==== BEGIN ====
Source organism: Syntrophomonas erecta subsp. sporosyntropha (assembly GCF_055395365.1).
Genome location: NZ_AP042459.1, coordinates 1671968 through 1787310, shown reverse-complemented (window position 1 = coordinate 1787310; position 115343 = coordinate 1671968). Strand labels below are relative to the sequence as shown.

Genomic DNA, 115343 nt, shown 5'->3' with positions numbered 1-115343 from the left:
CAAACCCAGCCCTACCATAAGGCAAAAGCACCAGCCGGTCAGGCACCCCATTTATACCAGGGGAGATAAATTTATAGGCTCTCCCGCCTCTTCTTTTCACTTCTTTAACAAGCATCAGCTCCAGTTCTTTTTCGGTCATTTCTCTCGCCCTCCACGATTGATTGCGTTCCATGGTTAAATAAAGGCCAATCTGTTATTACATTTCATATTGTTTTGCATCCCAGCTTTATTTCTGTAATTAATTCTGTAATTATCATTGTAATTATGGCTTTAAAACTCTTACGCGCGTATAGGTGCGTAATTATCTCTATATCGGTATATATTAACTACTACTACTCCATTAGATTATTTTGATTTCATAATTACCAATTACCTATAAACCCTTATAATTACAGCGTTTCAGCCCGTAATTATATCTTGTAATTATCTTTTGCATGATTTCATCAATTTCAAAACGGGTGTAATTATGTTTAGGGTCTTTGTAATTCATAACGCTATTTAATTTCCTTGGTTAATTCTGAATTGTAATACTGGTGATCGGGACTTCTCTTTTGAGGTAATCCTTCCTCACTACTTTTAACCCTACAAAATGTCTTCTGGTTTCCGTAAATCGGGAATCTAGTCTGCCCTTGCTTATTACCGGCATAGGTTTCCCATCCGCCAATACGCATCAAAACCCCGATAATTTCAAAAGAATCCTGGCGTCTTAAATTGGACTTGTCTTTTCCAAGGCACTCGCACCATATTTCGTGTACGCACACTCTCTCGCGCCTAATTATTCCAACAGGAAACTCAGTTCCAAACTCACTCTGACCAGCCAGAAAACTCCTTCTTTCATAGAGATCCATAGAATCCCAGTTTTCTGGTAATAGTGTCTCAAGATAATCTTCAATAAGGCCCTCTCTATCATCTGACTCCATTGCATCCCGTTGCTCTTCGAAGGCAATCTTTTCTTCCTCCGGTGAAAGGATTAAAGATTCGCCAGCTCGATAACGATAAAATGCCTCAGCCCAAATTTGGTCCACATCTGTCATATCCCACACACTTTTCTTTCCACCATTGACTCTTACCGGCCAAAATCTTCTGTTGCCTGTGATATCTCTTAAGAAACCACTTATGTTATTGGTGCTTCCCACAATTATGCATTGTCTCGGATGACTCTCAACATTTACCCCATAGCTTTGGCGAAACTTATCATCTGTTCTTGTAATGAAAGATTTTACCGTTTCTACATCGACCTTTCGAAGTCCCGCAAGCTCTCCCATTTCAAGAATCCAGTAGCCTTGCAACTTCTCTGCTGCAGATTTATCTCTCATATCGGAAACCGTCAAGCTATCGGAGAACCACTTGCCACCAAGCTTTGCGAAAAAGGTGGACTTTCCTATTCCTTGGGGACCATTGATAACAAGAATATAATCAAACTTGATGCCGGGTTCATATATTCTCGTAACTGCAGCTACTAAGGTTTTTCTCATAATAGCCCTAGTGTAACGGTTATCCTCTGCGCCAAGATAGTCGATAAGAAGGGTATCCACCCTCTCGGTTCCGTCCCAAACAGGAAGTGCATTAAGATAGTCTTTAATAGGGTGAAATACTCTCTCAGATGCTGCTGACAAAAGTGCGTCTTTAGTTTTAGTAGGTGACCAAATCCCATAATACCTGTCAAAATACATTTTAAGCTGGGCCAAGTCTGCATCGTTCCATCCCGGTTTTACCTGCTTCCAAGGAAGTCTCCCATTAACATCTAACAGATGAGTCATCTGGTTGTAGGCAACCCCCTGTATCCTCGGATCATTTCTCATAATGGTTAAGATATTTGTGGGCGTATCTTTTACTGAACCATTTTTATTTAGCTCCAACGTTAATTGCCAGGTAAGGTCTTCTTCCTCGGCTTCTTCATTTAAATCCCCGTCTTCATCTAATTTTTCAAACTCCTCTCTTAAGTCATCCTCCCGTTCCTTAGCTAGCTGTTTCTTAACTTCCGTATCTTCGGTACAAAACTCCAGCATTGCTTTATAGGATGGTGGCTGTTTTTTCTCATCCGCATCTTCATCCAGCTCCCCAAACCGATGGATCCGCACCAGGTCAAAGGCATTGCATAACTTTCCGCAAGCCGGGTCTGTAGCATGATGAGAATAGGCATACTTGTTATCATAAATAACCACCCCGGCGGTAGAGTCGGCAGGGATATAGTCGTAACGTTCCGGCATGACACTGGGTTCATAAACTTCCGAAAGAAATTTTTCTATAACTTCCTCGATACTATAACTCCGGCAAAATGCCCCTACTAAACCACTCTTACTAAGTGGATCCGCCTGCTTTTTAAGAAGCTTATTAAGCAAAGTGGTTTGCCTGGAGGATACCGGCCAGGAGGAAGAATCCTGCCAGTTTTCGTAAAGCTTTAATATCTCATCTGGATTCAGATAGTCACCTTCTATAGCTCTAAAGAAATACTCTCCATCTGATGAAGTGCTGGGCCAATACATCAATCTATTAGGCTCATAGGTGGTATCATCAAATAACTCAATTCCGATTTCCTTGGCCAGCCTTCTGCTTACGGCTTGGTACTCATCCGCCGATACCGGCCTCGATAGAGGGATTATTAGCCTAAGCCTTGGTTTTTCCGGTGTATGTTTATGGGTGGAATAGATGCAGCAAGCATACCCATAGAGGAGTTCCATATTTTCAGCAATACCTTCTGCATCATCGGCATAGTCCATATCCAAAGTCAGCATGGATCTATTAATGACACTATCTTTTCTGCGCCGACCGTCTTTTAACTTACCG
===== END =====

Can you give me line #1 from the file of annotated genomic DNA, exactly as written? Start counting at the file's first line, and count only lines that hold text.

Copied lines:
Source organism: Syntrophomonas erecta subsp. sporosyntropha (assembly GCF_055395365.1).